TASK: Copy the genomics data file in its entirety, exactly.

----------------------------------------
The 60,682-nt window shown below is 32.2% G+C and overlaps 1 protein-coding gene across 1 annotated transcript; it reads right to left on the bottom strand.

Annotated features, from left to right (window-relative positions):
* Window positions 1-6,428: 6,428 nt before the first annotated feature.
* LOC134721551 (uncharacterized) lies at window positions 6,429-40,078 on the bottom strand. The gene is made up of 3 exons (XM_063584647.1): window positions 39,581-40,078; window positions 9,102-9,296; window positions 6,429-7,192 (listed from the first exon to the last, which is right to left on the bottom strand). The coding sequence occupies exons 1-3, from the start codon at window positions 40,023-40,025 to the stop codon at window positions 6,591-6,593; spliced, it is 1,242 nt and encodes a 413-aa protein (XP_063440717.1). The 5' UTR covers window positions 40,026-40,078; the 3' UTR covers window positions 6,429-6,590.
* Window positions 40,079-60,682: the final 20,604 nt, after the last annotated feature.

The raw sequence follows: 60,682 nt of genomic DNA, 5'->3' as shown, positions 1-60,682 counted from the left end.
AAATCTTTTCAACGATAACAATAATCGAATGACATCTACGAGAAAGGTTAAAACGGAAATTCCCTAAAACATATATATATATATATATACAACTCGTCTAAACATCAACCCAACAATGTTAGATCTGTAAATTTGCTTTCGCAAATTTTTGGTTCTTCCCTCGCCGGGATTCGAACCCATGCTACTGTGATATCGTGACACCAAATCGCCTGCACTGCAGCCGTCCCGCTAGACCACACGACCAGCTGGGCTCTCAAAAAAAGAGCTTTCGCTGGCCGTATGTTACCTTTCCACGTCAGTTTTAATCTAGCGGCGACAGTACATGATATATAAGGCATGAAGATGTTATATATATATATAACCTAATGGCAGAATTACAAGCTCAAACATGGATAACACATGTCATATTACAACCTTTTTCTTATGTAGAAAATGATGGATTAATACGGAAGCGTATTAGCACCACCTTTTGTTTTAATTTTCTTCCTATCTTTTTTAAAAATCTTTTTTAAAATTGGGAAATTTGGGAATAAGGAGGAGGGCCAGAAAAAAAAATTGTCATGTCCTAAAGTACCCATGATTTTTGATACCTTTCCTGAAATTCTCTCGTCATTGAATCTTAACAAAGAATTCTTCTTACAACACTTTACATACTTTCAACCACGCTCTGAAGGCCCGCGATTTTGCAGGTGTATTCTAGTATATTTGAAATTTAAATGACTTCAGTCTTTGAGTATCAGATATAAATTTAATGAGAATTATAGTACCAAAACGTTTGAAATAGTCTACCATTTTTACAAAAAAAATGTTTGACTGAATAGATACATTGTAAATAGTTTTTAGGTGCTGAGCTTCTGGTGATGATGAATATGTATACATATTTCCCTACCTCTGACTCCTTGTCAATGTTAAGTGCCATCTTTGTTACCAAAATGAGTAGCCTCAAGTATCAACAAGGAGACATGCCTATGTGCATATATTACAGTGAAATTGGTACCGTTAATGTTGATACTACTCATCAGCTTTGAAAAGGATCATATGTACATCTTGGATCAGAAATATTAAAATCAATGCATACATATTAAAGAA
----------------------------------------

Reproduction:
The 60,682-nt window shown below is 32.2% G+C and overlaps 1 protein-coding gene across 1 annotated transcript; it reads right to left on the bottom strand.

Annotated features, from left to right (window-relative positions):
* Window positions 1-6,428: 6,428 nt before the first annotated feature.
* LOC134721551 (uncharacterized) lies at window positions 6,429-40,078 on the bottom strand. The gene is made up of 3 exons (XM_063584647.1): window positions 39,581-40,078; window positions 9,102-9,296; window positions 6,429-7,192 (listed from the first exon to the last, which is right to left on the bottom strand). The coding sequence occupies exons 1-3, from the start codon at window positions 40,023-40,025 to the stop codon at window positions 6,591-6,593; spliced, it is 1,242 nt and encodes a 413-aa protein (XP_063440717.1). The 5' UTR covers window positions 40,026-40,078; the 3' UTR covers window positions 6,429-6,590.
* Window positions 40,079-60,682: the final 20,604 nt, after the last annotated feature.

The raw sequence follows: 60,682 nt of genomic DNA, 5'->3' as shown, positions 1-60,682 counted from the left end.
AAATCTTTTCAACGATAACAATAATCGAATGACATCTACGAGAAAGGTTAAAACGGAAATTCCCTAAAACATATATATATATATATATACAACTCGTCTAAACATCAACCCAACAATGTTAGATCTGTAAATTTGCTTTCGCAAATTTTTGGTTCTTCCCTCGCCGGGATTCGAACCCATGCTACTGTGATATCGTGACACCAAATCGCCTGCACTGCAGCCGTCCCGCTAGACCACACGACCAGCTGGGCTCTCAAAAAAAGAGCTTTCGCTGGCCGTATGTTACCTTTCCACGTCAGTTTTAATCTAGCGGCGACAGTACATGATATATAAGGCATGAAGATGTTATATATATATATAACCTAATGGCAGAATTACAAGCTCAAACATGGATAACACATGTCATATTACAACCTTTTTCTTATGTAGAAAATGATGGATTAATACGGAAGCGTATTAGCACCACCTTTTGTTTTAATTTTCTTCCTATCTTTTTTAAAAATCTTTTTTAAAATTGGGAAATTTGGGAATAAGGAGGAGGGCCAGAAAAAAAAATTGTCATGTCCTAAAGTACCCATGATTTTTGATACCTTTCCTGAAATTCTCTCGTCATTGAATCTTAACAAAGAATTCTTCTTACAACACTTTACATACTTTCAACCACGCTCTGAAGGCCCGCGATTTTGCAGGTGTATTCTAGTATATTTGAAATTTAAATGACTTCAGTCTTTGAGTATCAGATATAAATTTAATGAGAATTATAGTACCAAAACGTTTGAAATAGTCTACCATTTTTACAAAAAAAATGTTTGACTGAATAGATACATTGTAAATAGTTTTTAGGTGCTGAGCTTCTGGTGATGATGAATATGTATACATATTTCCCTACCTCTGACTCCTTGTCAATGTTAAGTGCCATCTTTGTTACCAAAATGAGTAGCCTCAAGTATCAACAAGGAGACATGCCTATGTGCATATATTACAGTGAAATTGGTACCGTTAATGTTGATACTACTCATCAGCTTTGAAAAGGATCATATGTACATCTTGGATCAGAAATATTAAAATCAATGCATACATATTAAAGAA